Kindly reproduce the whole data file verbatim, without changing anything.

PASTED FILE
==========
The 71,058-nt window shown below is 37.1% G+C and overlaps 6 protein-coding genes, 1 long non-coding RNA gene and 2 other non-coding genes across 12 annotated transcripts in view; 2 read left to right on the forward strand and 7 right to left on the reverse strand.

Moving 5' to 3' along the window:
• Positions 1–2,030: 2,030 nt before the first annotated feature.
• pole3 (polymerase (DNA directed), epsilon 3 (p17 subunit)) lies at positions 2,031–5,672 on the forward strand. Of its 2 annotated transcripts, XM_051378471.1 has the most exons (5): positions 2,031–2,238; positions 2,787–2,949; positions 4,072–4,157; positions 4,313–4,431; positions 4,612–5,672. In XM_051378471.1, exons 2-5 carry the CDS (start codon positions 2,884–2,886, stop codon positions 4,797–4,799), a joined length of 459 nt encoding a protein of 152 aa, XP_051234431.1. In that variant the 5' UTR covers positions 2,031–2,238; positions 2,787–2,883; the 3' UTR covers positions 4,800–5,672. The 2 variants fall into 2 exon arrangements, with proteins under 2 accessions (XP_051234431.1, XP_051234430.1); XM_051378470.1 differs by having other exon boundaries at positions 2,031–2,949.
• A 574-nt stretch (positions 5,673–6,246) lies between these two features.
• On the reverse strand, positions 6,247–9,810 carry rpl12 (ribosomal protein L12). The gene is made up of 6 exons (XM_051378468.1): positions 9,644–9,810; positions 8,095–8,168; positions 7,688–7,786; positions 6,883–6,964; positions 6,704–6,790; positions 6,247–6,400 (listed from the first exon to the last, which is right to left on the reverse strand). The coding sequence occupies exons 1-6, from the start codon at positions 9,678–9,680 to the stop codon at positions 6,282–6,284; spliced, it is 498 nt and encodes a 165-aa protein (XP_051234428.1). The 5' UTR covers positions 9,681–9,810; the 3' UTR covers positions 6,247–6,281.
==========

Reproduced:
The 71,058-nt window shown below is 37.1% G+C and overlaps 6 protein-coding genes, 1 long non-coding RNA gene and 2 other non-coding genes across 12 annotated transcripts in view; 2 read left to right on the forward strand and 7 right to left on the reverse strand.

Moving 5' to 3' along the window:
• Positions 1–2,030: 2,030 nt before the first annotated feature.
• pole3 (polymerase (DNA directed), epsilon 3 (p17 subunit)) lies at positions 2,031–5,672 on the forward strand. Of its 2 annotated transcripts, XM_051378471.1 has the most exons (5): positions 2,031–2,238; positions 2,787–2,949; positions 4,072–4,157; positions 4,313–4,431; positions 4,612–5,672. In XM_051378471.1, exons 2-5 carry the CDS (start codon positions 2,884–2,886, stop codon positions 4,797–4,799), a joined length of 459 nt encoding a protein of 152 aa, XP_051234431.1. In that variant the 5' UTR covers positions 2,031–2,238; positions 2,787–2,883; the 3' UTR covers positions 4,800–5,672. The 2 variants fall into 2 exon arrangements, with proteins under 2 accessions (XP_051234431.1, XP_051234430.1); XM_051378470.1 differs by having other exon boundaries at positions 2,031–2,949.
• A 574-nt stretch (positions 5,673–6,246) lies between these two features.
• On the reverse strand, positions 6,247–9,810 carry rpl12 (ribosomal protein L12). The gene is made up of 6 exons (XM_051378468.1): positions 9,644–9,810; positions 8,095–8,168; positions 7,688–7,786; positions 6,883–6,964; positions 6,704–6,790; positions 6,247–6,400 (listed from the first exon to the last, which is right to left on the reverse strand). The coding sequence occupies exons 1-6, from the start codon at positions 9,678–9,680 to the stop codon at positions 6,282–6,284; spliced, it is 498 nt and encodes a 165-aa protein (XP_051234428.1). The 5' UTR covers positions 9,681–9,810; the 3' UTR covers positions 6,247–6,281.